Impression of the COGEM International Symposium ‘Gene edited crops; global perspectives and regulation’
10 October 2019, The Hague, The Netherlands
Gene editing of crops is still a hot topic of debate in Europe, although in 2018 the EU Court of Justice ruled that plants obtained by targeted mutagenesis or gene editing are GMOs. The current GMO legislation based on the process of modification is not future-proof in light of advances made in genetic modification technology, and many stakeholders advocate the transition to a product-based legislation. During the International Symposium on 10th October 2019, organized by the Netherlands Commission on Genetic Modification (COGEM), the possibilities and limitations that gene editing offers for plant breeding and crop improvement are discussed, meanwhile addressing the global perspectives and the worldwide differences in regulation and governance.
More than 100 scientists, policymakers, consultants, regulators and representatives from breeding companies around the world, gathered on 10th October 2019 in the beautiful, richly decorated Assembly Hall of the Senate of the Dutch Parliament in The Hague, to discusses the complicated issue of gene editing of crops in light of the ruling of the European Court of Justice and the different global developments. The location was chosen carefully. “The Senate has a special position in the Dutch parliament as it is referred to as the chamber of reflection,” says professor Sybe Schaap, Chairman of COGEM, during his welcome speech. “It is appropriate metaphor for the subject of today’s meeting since all the discussions on gene editing and its consequences require reflection.”
Photo: Overview over the Assembly Hall of the Senate of the Dutch Parliament, and the Chair of COGEM. prof Sybe Schaap
Minister Cora van Nieuwenhuizen of the Ministry of Infrastructure and Water Management, who gave the opening speech of the symposium, showed an optimistic view about the innovative power of the agricultural industry in de the past and into the future. She was confident that policy could change things for the better. “Our legislation has to be up to date and future proof and our decision making process efficient and fair. But the current European legislation for genetically modified crops is not ready for the future. Of course we have to comply with European law. That doesn’t mean that the Dutch government will sit on its hands. We will make a strong case in Europe for putting GMO legislation back on the agenda.”
In support of that Schaap handed over the first copy of the COGEM policy report to Minister Cora van Nieuwenhuizen. The report addresses the implications of introducing a product-based legislation in Europe similar to Canada. “This study reveals the complexity of the issue and concludes that there is not a simple yes or no. That is why we choose the title: No rose without thorns, expressing the complexity in decision making that has to come,” Schaap said.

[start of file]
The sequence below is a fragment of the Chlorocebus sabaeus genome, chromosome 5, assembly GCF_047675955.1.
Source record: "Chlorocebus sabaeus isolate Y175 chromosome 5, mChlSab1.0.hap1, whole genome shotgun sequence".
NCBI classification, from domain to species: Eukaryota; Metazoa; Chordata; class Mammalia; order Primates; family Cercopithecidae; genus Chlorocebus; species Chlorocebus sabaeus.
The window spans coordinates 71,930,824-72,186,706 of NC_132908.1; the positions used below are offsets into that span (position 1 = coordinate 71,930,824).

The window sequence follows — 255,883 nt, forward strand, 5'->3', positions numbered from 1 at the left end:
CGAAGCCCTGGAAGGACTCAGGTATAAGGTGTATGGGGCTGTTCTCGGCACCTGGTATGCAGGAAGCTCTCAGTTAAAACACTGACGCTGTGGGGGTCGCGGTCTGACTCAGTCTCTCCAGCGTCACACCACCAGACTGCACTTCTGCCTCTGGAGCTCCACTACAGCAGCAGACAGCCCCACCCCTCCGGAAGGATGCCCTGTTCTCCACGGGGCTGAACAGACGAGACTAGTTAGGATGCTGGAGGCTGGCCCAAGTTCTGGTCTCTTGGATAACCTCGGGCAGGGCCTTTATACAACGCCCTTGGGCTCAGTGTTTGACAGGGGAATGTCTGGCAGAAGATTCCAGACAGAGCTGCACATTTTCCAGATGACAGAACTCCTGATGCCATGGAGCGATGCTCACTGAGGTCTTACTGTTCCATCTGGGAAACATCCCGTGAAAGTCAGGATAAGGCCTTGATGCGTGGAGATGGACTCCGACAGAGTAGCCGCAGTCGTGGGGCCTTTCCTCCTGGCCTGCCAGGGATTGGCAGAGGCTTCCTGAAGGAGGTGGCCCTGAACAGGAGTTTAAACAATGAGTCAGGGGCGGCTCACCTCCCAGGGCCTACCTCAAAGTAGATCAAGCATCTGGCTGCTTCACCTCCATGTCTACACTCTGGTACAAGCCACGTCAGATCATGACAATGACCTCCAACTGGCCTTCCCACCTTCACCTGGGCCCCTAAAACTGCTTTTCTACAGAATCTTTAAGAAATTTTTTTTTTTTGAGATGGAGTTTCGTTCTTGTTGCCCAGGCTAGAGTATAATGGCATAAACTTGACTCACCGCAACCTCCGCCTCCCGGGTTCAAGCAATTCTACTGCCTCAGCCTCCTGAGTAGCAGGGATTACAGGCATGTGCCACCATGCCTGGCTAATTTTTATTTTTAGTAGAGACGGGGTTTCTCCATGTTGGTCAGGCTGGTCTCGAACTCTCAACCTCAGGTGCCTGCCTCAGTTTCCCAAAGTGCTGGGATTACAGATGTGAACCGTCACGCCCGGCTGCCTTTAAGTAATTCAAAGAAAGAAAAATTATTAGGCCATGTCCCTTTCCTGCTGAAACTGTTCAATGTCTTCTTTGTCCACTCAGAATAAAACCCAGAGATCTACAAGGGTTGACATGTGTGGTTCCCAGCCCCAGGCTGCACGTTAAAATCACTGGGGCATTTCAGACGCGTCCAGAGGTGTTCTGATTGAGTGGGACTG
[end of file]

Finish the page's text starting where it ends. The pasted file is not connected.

Photo: The first edition of the COGEM advice “No Rose without Thorns ” was presented to the Dutch minister of Infrastructure and Water management Cora van Nieuwenhuizen.
During the day several inspiring session evolved on four mean topics ‘plant breeding & gene editing, ‘global perspectives on gene editing in crops’, ‘normative criteria in regulation’ and ‘governance’. The many contributions from countries in and outside of Europe, made it a very fruitful meeting with new insights. Several key issues were addressed during the talks and discussions, such as the impact of gene editing on plant breeding and innovation, the differences perspectives of the plant breeding industry and the organic sector, the safeguarding of freedom of choice of consumers and producers, and the difficulty of detection of food an feed plant products obtained by gene editing. Also it was questioned if a restrictive GMO policy as the European Court ruled is morally justified.
Representatives of Japan, USA and Argentina presented the different perspective and approaches on gene editing in crops and the regulations and governance in their countries. Although these countries are also struggling on how to regulate gene editing in plants and resulting products, their approaches allowed innovation to continue instead of holding back the tide as is the situation in the Europe.
In light of these global developments in leading countries as Canada, China, US, Japan and Argentina, it is not really an option to do nothing and leave the directive unchanged. Innovation and science will continue, and companies will be leaving Europe or relocate their research activities.
Therefor the way forward, as felt by the large majority of the participants, will be the revision of the EU GMO Directive. But it will be a long term process. The first step is to get the issue back on the agenda of the new European Committee. Then the Dutch discussion proposal of 2017 on how plants derived by gene editing could be regulated, completed with current proposals and experiences of Norway, Finland, France, and Germany, will be put back on the table again.
The closing remarks of professor Nico van Straalen of COGEM at the end of the meeting were hopeful. “We heard on the one hand an enormous disparity of approaches to deal with the issue. But we also saw a number of commonalities that we should foster. The product based and process based approaches that we thought were really very different are actually not so different after all.” Van Straalen felt that “the times they are changing”, referring to a song he sang as a teenager. And he hoped that all the participants would one day look back upon this meeting and remember that that began on 10th of October!
More photo’s and a report of the COGEM International Symposium will be available within a month.